Yoto—Prince of Cheng, Daišan's son—and Hooge, the Prince of Su are demoted in rank (to beile, prince of the blood of the third degree) as punishment for crimes.
The court commissions a revision of the Veritable Records of Taizu (Taizu shilu, regarding Nurhaci's reign). Rites for the worship of Heaven at the shrine for shamanic worship (Manchu tangse, Chinese tangzi) are established. Other rites established include the offerings to Heaven at the lunar new year and celebrations upon triumphant returns from battle in which the emperor is required to personally bow during the ceremony.
Hong Taiji personally leads a military campaign into Joseon Korea.
Dingchou Year (approx. 1637)
Latter Jin Dynasty (Qing Dynasty): Chongde Reign, 2nd Year
Ming Dynasty: Chongzhen Reign, 10th Year
Sacrifices at the Imperial Ancestral Shrine are instituted. Other rites instituted include honorific ceremonies for ancestors and sacrifices during the first month of each season (simeng). The quantity of instruments and members of the imperial retinue are determined.
Hong Taiji instructs all the princes (beile, prince of the blood of the third degree), saying, "The former Jin dynasty emperor Xizong and the Prince of Hailing discarded the ancestral garb for Han attire. Our state's livelihood is derived from horseback riding. If we carelessly adhere to Han customs and neglect our bows and arrows, how shall we prepare for military engagement? Sons and grandsons, later generations, do not casually change the practice of our ancestors!"
Sacrifices are held at the Round Mound Altar.
Wuyin Year (approx. 1638)
Latter Jin Dynasty (Qing Dynasty): Chongde Reign, 3rd Year
Ming Dynasty: Chongzhen Reign, 11th Year
The ninth imperial son, Fulin, is born to Sedate Consort Borjigit at the Palace of Eternal Blessing (Yongfu gong).
Hong Taiji personally leads the army against the Khalka Mongols, and Daišan, the Prince of Li; Jirgalang, the Prince of Zheng; and Dorgon, the Prince of Rui keep watch over the capital.
Daišan, the Prince of Li, is accused of crimes by his subordinates. Jirgalang, the Prince of Zheng, requests his execution and that he be stripped of noble titles. Hong Taiji arbitrarily pardons him.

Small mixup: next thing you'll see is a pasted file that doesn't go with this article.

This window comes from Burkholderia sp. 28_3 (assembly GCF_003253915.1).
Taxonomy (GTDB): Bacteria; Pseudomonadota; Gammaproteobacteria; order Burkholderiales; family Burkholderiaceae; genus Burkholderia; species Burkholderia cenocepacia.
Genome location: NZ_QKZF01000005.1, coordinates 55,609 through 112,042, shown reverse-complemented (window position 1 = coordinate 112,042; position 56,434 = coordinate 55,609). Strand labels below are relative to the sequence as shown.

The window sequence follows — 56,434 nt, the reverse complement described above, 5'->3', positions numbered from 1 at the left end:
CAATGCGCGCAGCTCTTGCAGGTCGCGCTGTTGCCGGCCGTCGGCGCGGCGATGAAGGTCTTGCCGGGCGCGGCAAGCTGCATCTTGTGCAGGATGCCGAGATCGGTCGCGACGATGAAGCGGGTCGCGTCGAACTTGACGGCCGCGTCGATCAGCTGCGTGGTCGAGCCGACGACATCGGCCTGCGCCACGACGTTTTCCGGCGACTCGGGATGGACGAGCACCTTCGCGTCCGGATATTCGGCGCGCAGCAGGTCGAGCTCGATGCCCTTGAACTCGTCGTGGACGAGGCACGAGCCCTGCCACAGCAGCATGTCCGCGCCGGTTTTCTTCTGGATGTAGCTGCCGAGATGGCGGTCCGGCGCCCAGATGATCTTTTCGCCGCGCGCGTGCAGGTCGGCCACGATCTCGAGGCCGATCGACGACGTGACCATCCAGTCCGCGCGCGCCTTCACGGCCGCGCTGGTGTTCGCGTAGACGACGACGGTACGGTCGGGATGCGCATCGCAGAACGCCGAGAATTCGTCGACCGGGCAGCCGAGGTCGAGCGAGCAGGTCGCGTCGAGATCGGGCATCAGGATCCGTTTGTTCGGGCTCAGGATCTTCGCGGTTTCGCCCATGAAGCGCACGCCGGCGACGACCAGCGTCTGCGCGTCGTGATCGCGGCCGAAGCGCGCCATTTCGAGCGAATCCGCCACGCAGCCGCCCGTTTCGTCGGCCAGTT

The Court of Colonial Affairs (Lifan yuan) is inaugurated to specifically handle affairs with Mongolians and other outlying peoples.
Administrative organizations for officials in the Six Ministries (liu bu), Court of Colonial Affairs (Lifan yuan), Censurate (Ducha yuan), and five other bureaucratic bodies are established.
Jimao Year (approx. 1639)
Latter Jin Dynasty (Qing Dynasty): Chongde Reign, 4th Year
Ming Dynasty: Chongzhen Reign, 12th Year
The martial Prince of Ying, Ajige, is ordered to lead the army beyond the Great Wall and attack Ming forces. Hong Taiji commands his army and follows Ajige and his troops.
Dodo, the Prince of Yu, is demoted in rank due to his failures during the battle with the Ming army. Dorgon, the Prince of Rui, does not receive a personal dispatch when he leaves for battle. He is demoted in princely rank (to beile).
An envoy is sent to the Ming emperor with an offer of peace.
Gengchen Year (approx. 1640)
Latter Jin Dynasty (Qing Dynasty): Chongde Reign, 5th Year
Ming Dynasty: Chongzhen Reign, 13th Year
Festivities for the new year and the Festival of Ten Thousand Longevities (Wanshou jie, a celebration of an emperor's birthday) are suspended, and all the princes present gifts to the emperor instead.
Xinsi Year (approx. 1641)
Latter Jin Dynasty (Qing Dynasty): Chongde Reign, 6th Year
Ming Dynasty: Chongzhen Reign, 14th Year
Princes and chief ministers are commanded to instruct their sons in horseback riding and archery.
Chamber Consort Hai-lan-zhu of the Palace of Osprey Calls (Guanju gong) dies. She is posthumously honored as Hong Taiji's principal wife (yuanfei) with the honorary titles Intelligent, Meritorious, Modest, and Mild.
Renwu Year (approx. 1642)
Latter Jin Dynasty (Qing Dynasty): Chongde Reign, 7th Year
Ming Dynasty: Chongzhen Reign, 15th Year
The eleventh imperial son, Babuhai, is stripped of his noble title and membership in the imperial clan for voicing hateful complaints.
This year, the Dalai Lama sends ambassadors from Tibet to Shengjing where Hong Taiji welcomes them with a feast.
Guiwei Year (approx. 1643)
Latter Jin Dynasty (Qing Dynasty): Chongde Reign, 8th Year
Ming Dynasty: Chongzhen Reign, 16th Year
Hong Taiji falls ill and commands high nobles and officials—ranging from regional princes (namely, the highest ranked imperial sons) to vice commanders-in-chief of the Eight Banners—to sacrifice at the shamanic shrine.
Hong Taiji dies free of disease on his bed in the Palace of Pure Tranquility (Qingning gong). Daišan, the Prince of Li along with the host of princes and civil and martial officials convene and decide to crown the ninth imperial son, Fulin, as his successor. With Jirgalang, the Prince of Zheng and Dorgon, the Prince of Rui assisting with court affairs, the next year is established as the first year of the Shunzhi reign. Fulin ascends the throne as the Shunzhi Emperor in the Hall of Eminent Authority (Dazheng dian).
Hong Taiji is buried at the Zhao Tomb in Shengjing (present-day Shenyang).
Hong Taiji is given his honorific posthumous titles and his temple name, Taizong (lit. "Great Ancestor").
Translator: Adam J. Ensign
Editor: Li Yang